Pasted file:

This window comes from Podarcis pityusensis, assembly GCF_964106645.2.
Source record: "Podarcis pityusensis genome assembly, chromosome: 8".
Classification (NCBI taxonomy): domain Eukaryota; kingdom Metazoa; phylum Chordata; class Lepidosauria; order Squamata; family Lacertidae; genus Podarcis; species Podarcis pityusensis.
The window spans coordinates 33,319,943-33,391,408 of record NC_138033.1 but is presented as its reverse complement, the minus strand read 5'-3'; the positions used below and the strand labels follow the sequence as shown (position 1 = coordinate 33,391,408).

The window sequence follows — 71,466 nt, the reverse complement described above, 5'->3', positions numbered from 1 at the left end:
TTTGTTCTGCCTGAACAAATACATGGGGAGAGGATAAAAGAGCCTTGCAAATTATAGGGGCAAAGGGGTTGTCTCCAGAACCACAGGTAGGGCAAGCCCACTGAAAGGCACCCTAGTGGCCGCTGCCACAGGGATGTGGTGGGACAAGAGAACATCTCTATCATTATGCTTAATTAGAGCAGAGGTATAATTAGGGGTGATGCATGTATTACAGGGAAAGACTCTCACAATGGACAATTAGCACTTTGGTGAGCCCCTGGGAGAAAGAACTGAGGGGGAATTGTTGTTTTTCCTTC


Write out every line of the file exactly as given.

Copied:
This window comes from Podarcis pityusensis, assembly GCF_964106645.2.
Source record: "Podarcis pityusensis genome assembly, chromosome: 8".
Classification (NCBI taxonomy): domain Eukaryota; kingdom Metazoa; phylum Chordata; class Lepidosauria; order Squamata; family Lacertidae; genus Podarcis; species Podarcis pityusensis.
The window spans coordinates 33,319,943-33,391,408 of record NC_138033.1 but is presented as its reverse complement, the minus strand read 5'-3'; the positions used below and the strand labels follow the sequence as shown (position 1 = coordinate 33,391,408).

The window sequence follows — 71,466 nt, the reverse complement described above, 5'->3', positions numbered from 1 at the left end:
TTTGTTCTGCCTGAACAAATACATGGGGAGAGGATAAAAGAGCCTTGCAAATTATAGGGGCAAAGGGGTTGTCTCCAGAACCACAGGTAGGGCAAGCCCACTGAAAGGCACCCTAGTGGCCGCTGCCACAGGGATGTGGTGGGACAAGAGAACATCTCTATCATTATGCTTAATTAGAGCAGAGGTATAATTAGGGGTGATGCATGTATTACAGGGAAAGACTCTCACAATGGACAATTAGCACTTTGGTGAGCCCCTGGGAGAAAGAACTGAGGGGGAATTGTTGTTTTTCCTTC